January 21, 2014
A comet heading towards Earth threatens humanity’s existence – that was the virtual scenario of this year’s Zero Robotics tournament. Secondary-school students from across Europe controlled miniature satellites on the International Space Station in a competition to save our planet.
The Space Station was turned into a playing field for the finals. The ultimate robot game challenged youngsters to write algorithms that controlled the Spheres, short for Synchronised Position Hold, Engage, Reorient, Experimental Satellites.
The Spheres are volleyball-sized satellites that hover around the Station using 12 jets powered by compressed gas. These autonomous robots have their own power, propulsion and navigation.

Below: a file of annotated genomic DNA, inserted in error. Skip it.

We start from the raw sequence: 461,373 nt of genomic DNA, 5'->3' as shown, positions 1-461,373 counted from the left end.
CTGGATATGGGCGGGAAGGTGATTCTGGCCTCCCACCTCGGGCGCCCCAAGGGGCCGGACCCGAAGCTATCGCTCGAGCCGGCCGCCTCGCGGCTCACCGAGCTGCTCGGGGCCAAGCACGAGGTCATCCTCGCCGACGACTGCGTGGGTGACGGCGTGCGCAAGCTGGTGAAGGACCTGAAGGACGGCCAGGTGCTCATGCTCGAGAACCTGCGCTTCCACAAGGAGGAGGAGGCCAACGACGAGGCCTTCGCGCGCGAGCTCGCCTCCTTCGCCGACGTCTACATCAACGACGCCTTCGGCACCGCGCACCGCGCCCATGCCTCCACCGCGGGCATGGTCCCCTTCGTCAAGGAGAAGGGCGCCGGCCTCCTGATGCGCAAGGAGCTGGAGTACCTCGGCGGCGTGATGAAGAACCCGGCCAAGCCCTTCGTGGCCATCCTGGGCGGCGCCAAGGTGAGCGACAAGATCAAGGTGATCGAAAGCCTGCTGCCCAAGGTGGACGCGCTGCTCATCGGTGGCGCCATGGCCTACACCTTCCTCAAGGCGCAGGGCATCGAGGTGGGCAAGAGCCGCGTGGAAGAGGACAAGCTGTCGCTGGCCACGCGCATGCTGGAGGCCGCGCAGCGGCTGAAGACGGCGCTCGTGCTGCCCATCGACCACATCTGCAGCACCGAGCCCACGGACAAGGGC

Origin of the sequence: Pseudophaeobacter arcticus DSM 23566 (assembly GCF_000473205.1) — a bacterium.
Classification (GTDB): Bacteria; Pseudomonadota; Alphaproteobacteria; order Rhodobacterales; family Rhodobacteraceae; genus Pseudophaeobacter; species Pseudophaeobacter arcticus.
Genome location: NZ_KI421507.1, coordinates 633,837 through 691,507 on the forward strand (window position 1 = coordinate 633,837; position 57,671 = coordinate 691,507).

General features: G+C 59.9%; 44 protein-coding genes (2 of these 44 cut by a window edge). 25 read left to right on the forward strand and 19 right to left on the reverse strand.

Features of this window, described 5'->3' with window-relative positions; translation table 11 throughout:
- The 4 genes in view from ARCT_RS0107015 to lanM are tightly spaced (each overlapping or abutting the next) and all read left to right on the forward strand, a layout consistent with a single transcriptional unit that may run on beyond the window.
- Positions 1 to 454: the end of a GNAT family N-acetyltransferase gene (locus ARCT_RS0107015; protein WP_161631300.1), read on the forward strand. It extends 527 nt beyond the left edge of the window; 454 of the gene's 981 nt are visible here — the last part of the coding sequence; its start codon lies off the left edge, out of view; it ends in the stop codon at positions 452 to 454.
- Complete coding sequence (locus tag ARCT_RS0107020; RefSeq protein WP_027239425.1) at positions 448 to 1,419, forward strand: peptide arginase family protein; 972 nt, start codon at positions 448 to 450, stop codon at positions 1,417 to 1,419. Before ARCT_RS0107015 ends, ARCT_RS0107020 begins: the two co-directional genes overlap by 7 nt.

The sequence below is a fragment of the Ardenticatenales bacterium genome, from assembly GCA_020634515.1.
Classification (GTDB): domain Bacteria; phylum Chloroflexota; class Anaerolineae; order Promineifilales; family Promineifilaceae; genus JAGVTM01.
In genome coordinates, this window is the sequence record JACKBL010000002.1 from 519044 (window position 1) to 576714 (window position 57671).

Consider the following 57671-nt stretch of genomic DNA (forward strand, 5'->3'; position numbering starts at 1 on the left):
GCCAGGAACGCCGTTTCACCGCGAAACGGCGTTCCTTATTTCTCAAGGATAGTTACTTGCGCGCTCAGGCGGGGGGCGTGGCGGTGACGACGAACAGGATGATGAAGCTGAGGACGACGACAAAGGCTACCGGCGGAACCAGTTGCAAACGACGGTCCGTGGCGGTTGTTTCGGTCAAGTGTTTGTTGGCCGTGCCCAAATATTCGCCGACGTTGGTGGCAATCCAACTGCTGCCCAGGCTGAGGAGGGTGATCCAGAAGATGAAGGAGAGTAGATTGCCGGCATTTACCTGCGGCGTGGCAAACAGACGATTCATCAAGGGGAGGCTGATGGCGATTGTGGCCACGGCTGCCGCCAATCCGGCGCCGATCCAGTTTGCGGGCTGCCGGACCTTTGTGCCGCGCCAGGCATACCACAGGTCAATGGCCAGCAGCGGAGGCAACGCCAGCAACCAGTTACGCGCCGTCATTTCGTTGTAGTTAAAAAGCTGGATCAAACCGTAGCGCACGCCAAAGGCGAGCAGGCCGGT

Last Friday was the fourth time European contenders ran their commands in space, and each year the competition has grown. Over 140 European students joined the US competitors, writing code to redirect an incoming comet while taking space debris and limited laser resources into account.
European finalists met at the ESA Technical Centre in the Netherlands to follow the competition live from space. The US teams were connected at the Massachusetts Institute of Technology.
image credit: ESA